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Study of Non Starch Polysaccharide Enzymes in Relation to Performance and Commercial Utilization of Low Energy Cereal Based Diet in Broiler Chickens

Surajit Baksi Pravinsinh Chauhan Nirav Rao Ashish Chauhan
Vol 8(1), 84-89
DOI- http://dx.doi.org/10.5455/ijlr.20170718105509

This experiment was performed to evaluate the effect of Non starch polysaccharide (NSP) enzymes product (a mixture of xylanase, cellulase, hemicellulase, β-glucanase, α-amylase, protease, pectinase and β-mannanase), supplemented in cereal based diet on broiler performance. Total 120 day old broiler birds were randomly divided in two experimental groups. Control group received normal cereal based diet and treatment group received NSP enzyme mixed diet (1g/kg of diet). The results showed that NSP supplemented diet improved body weight gain by 5.1% (p<0.05) and also improved feed conversion ratio (FCR) by 5.21% (p<0.05). Nutrient retention also increased significantly (p<0.05) in treatment group as compared to control. No significant difference found in feed intake between groups, however intestinal viscosity and intestinal pH were reduced significantly in treated group. The results suggest that supplementation of NSP enzyme to cereal based diet improves digestibility, reduce the viscosity of gut and improves the performance of birds.


Keywords : Broilers Digestibility Non Starch Polysaccharide Enzymes

Introduction

In poultry industry, commercial poultry producers are trying different approaches for better growth and economic broiler production. Different types of growth promoters activate the liver of the birds and helps in better synthesis of amino acids, better utilization of nutrients, minimizing the effect of afflatoxins and intestinal pathogens and there by helps in growth (Roy et al., 2002; Bansal et al., 2011). Cereals and vegetable protein sources are the major ingredients in poultry rations (Nikam et al., 2017). These ingredients contain 10-75% of non-starch polysaccharide (NSP). The major detrimental effect of NSP are associated with the viscous nature of these polysaccharides, their physiological and morphological effect on the digestive tract and the interaction with the micro flora of the gut (Choct and Annison, 1991; Choct et al., 1996). The mechanism includes altered intestinal transit time, modification of intestinal mucosa and changes to hormonal regulation due to varied rate of nutrient absorption (Vahouny, 1982). The primary objective of using enzymes is to enhance nutrient digestibility, focusing primarily on minimizing the anti-nutritive effects of NSP, such as arabinoxylans and β-glucans in broiler diets based on wheat, rye or barley which increase the viscosity of digesta. Soybean meal (SBM) is being used as sole protein source which contains about 29% NSP. Similarly, other major ingredients used in broiler and layer diets i.e., maize and rice bran contain 9 and 25% NSP respectively, half of which is cellulose. The beneficial effect of the NSP degrading enzymes is primarily the reduction in the viscosity in gastrointestinal tract and increase in the availability of sugars. The reduction in viscosity is due to breakdown of NSP into smaller polymers which leads to prevention of formation of viscous networks. Due to breakdown of NSP, their respective monosaccharides; starch present within endosperm are released, digested and this results in release of more glucose  The digestibility of carbohydrates contained in cereal based diet is an important determinant of the available energy content which is hindered by many anti nutritional principles like arabinoxylons. Supplementation of cereal based diets with NSP-degrading enzymes (xylanase, glucanases, cellulases) reduces digesta viscosity and increases nutrient availability by breaking down NSP fractions (Simon, 1998; Nilufar et al., 2012).  The aim of present research work was to study the comparative effect of non-starch polysaccharide enzymes in cereal based low energy diet on broiler growth performance, nutrient retention, gut health and tissue integrity.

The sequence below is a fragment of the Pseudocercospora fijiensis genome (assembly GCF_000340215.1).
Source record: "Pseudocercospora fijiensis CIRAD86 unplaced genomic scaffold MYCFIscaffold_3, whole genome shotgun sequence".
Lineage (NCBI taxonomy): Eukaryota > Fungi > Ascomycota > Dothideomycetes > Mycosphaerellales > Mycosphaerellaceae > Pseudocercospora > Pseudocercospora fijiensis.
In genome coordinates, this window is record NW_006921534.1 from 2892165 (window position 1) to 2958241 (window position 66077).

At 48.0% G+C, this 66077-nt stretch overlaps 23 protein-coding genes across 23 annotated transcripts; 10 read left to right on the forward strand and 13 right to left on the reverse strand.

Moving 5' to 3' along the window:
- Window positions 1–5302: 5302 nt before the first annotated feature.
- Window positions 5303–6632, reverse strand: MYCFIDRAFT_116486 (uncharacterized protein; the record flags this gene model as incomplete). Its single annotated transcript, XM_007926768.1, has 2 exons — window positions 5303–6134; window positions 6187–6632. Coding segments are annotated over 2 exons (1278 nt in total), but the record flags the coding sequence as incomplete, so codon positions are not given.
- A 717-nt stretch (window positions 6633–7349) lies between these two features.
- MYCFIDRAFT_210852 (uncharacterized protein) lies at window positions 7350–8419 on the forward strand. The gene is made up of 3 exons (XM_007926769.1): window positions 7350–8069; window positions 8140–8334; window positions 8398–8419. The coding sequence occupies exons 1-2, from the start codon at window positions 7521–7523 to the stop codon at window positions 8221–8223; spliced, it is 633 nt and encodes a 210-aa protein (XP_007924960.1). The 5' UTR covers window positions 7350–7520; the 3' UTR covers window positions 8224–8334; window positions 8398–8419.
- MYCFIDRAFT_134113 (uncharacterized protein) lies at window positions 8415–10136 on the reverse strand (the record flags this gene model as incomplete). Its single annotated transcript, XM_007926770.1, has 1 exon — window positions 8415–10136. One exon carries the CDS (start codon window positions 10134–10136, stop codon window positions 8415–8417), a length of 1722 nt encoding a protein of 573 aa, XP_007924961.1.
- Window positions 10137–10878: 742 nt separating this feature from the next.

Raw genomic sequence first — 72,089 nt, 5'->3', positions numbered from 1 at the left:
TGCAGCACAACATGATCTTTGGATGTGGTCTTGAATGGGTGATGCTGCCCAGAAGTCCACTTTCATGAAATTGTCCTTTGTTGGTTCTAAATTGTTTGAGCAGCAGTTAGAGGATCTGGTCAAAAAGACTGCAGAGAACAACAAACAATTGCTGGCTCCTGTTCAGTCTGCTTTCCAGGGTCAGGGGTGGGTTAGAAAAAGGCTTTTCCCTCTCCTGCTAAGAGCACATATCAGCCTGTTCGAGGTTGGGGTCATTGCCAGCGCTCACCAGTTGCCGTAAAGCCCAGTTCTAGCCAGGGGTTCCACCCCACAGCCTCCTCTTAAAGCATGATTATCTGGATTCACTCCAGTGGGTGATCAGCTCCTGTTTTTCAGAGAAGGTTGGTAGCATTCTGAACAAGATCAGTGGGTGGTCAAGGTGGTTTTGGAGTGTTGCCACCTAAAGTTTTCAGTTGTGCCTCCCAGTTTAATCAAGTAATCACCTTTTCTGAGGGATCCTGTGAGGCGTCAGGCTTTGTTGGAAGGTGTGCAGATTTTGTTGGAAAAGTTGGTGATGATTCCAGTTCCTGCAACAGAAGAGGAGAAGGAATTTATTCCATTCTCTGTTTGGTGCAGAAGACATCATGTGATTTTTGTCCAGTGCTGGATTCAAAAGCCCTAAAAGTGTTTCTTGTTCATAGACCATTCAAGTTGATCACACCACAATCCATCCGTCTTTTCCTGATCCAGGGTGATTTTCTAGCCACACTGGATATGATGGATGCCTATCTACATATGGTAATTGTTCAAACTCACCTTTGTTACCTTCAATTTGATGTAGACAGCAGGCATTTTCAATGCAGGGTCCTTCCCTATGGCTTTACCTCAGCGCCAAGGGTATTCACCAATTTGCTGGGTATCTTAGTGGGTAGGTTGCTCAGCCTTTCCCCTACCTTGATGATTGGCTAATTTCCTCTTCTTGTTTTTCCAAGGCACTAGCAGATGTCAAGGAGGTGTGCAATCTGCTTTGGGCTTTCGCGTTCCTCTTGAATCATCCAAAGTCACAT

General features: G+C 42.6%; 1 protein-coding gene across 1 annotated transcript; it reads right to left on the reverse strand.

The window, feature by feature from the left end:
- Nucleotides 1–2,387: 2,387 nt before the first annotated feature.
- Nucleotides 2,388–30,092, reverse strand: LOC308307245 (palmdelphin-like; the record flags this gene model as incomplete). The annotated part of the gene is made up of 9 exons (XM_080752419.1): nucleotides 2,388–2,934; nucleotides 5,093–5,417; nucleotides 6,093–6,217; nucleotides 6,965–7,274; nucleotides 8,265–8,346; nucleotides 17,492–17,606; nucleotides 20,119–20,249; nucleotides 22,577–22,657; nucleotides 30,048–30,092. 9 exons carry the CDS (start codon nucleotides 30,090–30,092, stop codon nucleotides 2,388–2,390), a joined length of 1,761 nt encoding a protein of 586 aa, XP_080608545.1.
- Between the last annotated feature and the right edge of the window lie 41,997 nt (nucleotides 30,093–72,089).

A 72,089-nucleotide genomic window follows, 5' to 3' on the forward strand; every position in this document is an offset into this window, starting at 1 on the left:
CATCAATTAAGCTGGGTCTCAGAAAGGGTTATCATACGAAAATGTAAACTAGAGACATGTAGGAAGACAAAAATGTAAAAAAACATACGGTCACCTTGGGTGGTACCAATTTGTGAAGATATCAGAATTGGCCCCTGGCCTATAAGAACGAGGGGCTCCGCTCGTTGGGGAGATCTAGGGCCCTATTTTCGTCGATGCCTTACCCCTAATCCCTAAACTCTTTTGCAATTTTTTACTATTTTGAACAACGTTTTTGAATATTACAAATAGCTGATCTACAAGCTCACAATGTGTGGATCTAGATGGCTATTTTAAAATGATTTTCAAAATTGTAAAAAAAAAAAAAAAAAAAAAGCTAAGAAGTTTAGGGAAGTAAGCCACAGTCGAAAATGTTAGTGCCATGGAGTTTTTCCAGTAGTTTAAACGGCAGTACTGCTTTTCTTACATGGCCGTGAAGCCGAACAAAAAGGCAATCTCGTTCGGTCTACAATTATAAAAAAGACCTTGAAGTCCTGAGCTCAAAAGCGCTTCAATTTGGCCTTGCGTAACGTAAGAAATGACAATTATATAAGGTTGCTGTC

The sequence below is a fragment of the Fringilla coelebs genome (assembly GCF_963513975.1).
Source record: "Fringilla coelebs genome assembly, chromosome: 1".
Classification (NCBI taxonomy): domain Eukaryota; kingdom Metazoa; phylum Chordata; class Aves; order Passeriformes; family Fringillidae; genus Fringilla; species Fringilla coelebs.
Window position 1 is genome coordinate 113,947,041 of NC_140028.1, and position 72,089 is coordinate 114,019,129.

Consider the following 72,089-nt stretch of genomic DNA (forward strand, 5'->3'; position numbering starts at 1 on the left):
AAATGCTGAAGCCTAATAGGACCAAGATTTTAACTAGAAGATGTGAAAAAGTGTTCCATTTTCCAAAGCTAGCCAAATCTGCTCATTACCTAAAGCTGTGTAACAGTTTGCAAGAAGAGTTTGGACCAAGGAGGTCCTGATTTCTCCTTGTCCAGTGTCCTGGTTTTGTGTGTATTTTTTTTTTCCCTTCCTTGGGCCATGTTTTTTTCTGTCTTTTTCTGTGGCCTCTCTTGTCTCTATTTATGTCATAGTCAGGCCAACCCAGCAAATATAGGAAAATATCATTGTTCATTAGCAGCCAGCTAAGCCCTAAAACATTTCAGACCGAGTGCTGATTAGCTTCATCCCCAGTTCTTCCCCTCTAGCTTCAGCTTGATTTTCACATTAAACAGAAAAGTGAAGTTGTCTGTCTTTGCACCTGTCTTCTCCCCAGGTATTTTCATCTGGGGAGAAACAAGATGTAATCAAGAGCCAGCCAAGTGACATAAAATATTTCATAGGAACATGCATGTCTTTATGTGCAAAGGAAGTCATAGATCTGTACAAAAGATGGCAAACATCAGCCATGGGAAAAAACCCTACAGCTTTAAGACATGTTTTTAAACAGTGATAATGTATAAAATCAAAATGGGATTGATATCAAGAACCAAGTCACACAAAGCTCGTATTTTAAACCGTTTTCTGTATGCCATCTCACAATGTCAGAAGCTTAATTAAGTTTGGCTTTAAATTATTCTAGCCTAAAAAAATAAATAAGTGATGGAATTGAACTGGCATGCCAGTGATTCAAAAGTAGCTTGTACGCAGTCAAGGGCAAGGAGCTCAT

Materials and Methods

120 day old healthy commercial broiler chicks were randomly distributed in two experimental groups (Table 1). Each group consists of six replications and ten birds in each replicate. All the broiler chicks were weighed and wing banded. Treatment group was fed with cereal based diet with NSP enzymes procured from Hester Biosciences Limited, which is a blend of xylanase, β-mannanase, protease, xylanase, β-glucanase and cellulose. Total duration of experiment was 21 days. The control group was fed with normal cereal based diet. Birds were given broiler starter feed (for 7-21 days age) and details of ingredient composition and nutrient level of experimental diet are shown in Tables 2 and 3. The birds were kept in wired 3-level battery cages from 7 to 21 days in environmentally controlled pen house. Diet was fed in mash form and ad libitum access to feed and water. Diets were formulated to meet or nutrient requirements as per ICAR feeding standards. Weekly body weight and feed intake were recorded.

Table 1: Experimental groups

Group Diet
Control Cereal based Diet
Treatment Cereal based Diet with NSP enzyme

Table 2: Experimental Diet

Ingredients Percentage
Wheat 54
Corn 10.5
Soyabean meal 31
Dicalcium phosphate 1.28
Ground limestone 1.5
Lycine-HCL 0.26
DL-methionine 0.11
Salt 0.35
Premix 1.0
Total 100.00

Table 3: Nutrient composition (% dry matter basis) of broiler starter diet